Inspired by her own family’s story, Ash Mayfair’s The Third Wife is an assured directorial debut that is beyond beautiful and pristinely delicate. Having won awards at the San Sebastian, Toronto, and Chicago International Film Festivals, The Third Wife really brings attention to a new talent. Vietnamese cinema is gaining a bit of attention at the moment and The Third Wife is a great example of why that is.
Following a fourteen-year-old girl in an arranged marriage, The Third Wife is an examination of a time when women were totally subservient to men. The female characters are reduced to sex objects and mothers by the male characters, but Mayfair’s filmmaking utilises the female gaze to focus on feminine beauty and emotion rather than sex itself. It’s an incredibly sensual film, with a creeping intimacy that forms into a queer angle told through hints and secrets. The dialogue is frank in its discussion of sex, puberty, and pregnancy, all told solely through a female perspective. This is a tale told by people often ignored in our imaginings of history.
The lead actress, Nguyễn Phương Trà My, was a young teenager during filming, rather controversially given the explicit subject matter. However her performance is amazing, given how well she sells the adult struggles her character contends with. The film contains no dialogue for a very long time at first, building the setting over the story, but also emphasising the quietness of the titular wife. Her character accepts her situation, perhaps seeing it as the natural way of things. The gorgeous shots of nature that intersperse the film only re-enforce the idea of a world of rules set by a higher power. Yet The Third Wife is about how the beauty of the archaic is deceptive and the world is still filled with wrongs. The nature of arranged marriage and the lifelong consequences it has loom over the picture. The Third Wife is about quiet tension, as unfortunate events spiral out and things brew beneath the surface of the social order that’s been founded.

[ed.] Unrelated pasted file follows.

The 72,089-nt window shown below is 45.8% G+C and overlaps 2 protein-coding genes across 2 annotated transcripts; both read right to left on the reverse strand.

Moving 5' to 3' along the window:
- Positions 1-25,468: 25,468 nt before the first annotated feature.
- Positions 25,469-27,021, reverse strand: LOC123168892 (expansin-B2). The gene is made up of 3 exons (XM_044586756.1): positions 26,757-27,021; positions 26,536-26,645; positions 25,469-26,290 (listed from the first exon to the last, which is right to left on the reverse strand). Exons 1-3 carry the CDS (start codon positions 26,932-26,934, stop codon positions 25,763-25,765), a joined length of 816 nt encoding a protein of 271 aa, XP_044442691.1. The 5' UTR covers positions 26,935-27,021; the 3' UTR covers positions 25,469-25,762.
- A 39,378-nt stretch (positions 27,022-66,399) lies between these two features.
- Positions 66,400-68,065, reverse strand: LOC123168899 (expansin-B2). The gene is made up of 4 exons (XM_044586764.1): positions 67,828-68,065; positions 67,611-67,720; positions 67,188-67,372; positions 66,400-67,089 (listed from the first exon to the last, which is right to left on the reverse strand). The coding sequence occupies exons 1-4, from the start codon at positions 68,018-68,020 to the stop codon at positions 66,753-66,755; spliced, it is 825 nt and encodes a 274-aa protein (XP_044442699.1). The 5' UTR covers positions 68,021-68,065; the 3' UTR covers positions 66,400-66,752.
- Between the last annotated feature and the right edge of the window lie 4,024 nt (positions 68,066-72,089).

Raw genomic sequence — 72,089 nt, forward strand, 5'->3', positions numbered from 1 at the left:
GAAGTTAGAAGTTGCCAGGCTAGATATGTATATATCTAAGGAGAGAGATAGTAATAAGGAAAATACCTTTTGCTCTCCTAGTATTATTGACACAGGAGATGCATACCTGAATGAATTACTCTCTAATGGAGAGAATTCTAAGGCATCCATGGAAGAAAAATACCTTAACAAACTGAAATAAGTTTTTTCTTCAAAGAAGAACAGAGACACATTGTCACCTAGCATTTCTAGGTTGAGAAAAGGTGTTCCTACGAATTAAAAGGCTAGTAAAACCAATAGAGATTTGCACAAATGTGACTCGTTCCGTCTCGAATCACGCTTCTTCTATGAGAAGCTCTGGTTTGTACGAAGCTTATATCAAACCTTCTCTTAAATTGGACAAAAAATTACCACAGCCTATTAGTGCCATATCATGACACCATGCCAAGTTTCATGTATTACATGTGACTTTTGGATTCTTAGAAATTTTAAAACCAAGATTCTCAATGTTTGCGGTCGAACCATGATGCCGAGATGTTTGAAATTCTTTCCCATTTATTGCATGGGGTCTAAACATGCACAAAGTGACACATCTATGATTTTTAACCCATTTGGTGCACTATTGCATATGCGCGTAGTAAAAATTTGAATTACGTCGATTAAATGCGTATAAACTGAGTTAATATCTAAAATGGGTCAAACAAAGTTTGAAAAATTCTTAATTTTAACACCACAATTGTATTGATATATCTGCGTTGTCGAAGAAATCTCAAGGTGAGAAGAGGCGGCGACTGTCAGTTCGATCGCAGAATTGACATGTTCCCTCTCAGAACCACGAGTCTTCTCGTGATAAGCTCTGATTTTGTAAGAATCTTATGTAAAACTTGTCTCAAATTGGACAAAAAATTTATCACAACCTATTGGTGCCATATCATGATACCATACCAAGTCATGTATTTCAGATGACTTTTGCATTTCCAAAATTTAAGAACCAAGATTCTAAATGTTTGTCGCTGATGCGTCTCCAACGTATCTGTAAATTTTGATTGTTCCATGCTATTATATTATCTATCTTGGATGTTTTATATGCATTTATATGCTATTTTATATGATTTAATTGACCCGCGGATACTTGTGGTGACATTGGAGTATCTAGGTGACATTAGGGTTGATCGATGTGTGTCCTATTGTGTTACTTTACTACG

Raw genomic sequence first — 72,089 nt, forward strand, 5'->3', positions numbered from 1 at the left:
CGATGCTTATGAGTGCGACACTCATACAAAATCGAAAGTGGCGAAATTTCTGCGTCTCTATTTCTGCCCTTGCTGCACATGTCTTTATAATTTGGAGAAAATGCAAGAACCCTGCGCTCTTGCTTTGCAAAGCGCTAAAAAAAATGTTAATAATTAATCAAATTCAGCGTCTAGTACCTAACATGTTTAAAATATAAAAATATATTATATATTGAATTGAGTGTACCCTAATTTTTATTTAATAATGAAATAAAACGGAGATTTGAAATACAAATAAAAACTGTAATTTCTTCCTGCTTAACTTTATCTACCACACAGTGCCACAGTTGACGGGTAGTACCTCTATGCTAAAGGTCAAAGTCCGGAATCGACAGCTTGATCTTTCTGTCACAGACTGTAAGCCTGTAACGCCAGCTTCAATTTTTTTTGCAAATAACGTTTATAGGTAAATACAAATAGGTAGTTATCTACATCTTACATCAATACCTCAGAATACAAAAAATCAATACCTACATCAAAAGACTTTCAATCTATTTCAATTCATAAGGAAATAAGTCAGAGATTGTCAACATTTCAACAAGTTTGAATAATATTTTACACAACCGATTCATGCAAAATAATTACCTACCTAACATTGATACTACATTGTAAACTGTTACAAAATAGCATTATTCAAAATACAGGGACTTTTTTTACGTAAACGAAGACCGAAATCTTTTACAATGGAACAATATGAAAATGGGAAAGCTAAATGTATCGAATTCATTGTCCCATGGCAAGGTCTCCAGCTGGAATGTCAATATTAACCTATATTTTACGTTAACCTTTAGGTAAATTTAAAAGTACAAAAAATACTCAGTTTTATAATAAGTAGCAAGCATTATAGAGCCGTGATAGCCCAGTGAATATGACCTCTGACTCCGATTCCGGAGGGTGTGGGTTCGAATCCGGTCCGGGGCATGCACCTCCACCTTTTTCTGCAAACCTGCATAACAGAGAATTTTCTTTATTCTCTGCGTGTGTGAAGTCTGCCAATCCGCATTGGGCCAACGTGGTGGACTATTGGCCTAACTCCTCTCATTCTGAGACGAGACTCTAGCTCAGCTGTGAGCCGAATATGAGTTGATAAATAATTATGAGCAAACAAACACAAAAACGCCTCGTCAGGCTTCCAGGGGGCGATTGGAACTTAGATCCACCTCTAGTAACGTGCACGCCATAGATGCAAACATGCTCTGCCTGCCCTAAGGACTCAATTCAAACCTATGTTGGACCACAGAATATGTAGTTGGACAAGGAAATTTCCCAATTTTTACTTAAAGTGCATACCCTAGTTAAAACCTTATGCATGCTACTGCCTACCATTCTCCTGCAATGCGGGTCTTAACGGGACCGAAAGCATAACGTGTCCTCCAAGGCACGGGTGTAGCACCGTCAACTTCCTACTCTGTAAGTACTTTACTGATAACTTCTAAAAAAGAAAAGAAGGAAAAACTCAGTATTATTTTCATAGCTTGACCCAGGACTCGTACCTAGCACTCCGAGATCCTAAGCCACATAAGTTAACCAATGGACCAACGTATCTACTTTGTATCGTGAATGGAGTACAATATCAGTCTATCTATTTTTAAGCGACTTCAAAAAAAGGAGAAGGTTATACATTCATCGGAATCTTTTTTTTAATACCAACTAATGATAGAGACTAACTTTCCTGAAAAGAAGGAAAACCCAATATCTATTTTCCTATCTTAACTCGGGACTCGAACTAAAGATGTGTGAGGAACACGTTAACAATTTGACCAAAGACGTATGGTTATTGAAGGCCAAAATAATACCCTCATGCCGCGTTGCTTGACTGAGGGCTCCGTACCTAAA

The Third Wife opens with a landscape shot so impressive that it could have come straight from Hou Hsiao-hsien’s immeasurably beautiful The Assassin. Ash Mayfair demonstrates a command of colour that washes together into so many stunning shots. The luscious reds, hazy whites, stark blacks, succulent greens, and misty blues play as a well-contrasted visual symphony. I’ve never seen mist used so wondrously, as Mayfair’s camera uses it as a filter to accentuate the foreground. As a film in general, The Third Wife lingers on its visuals, avoiding dialogue as much as possible. Dripping blood, a teetering boat in a rocky abyss, a woman floating, The Third Wife cares about these abstract moments as a means to build a sense of place. The interesting choice of aspect ratio (1.66:1) also helps, keeping everything confined and intimate. Similar to recent films like The Handmaiden, there’s a real formal rigour to the production design in The Third Wife. It’s about aesthetic beauty that is completely immersive, because from there any story can be told.
The Third Wife is a powerful and gripping tale that picks apart a lifestyle lived by so many. It’s a masterpiece in a visual sense, as elegance drips from every frame. It’s a beautiful and bold film that is an impressive debut feature. Whilst it feels like something Zhang Yimou might have made in the 1990s, it has a contemporary visual sensibility that brings a new talent to Asian cinema. There are not many films with the same combination of styles, cultures, and identities that inform The Third Wife, so if you want something different, it’s worth checking out.
The Eureka Entertainment Blu-ray release comes with optional English subtitles, the theatrical trailer, and a booklet featuring an essay by David West, news editor at NEO magazine.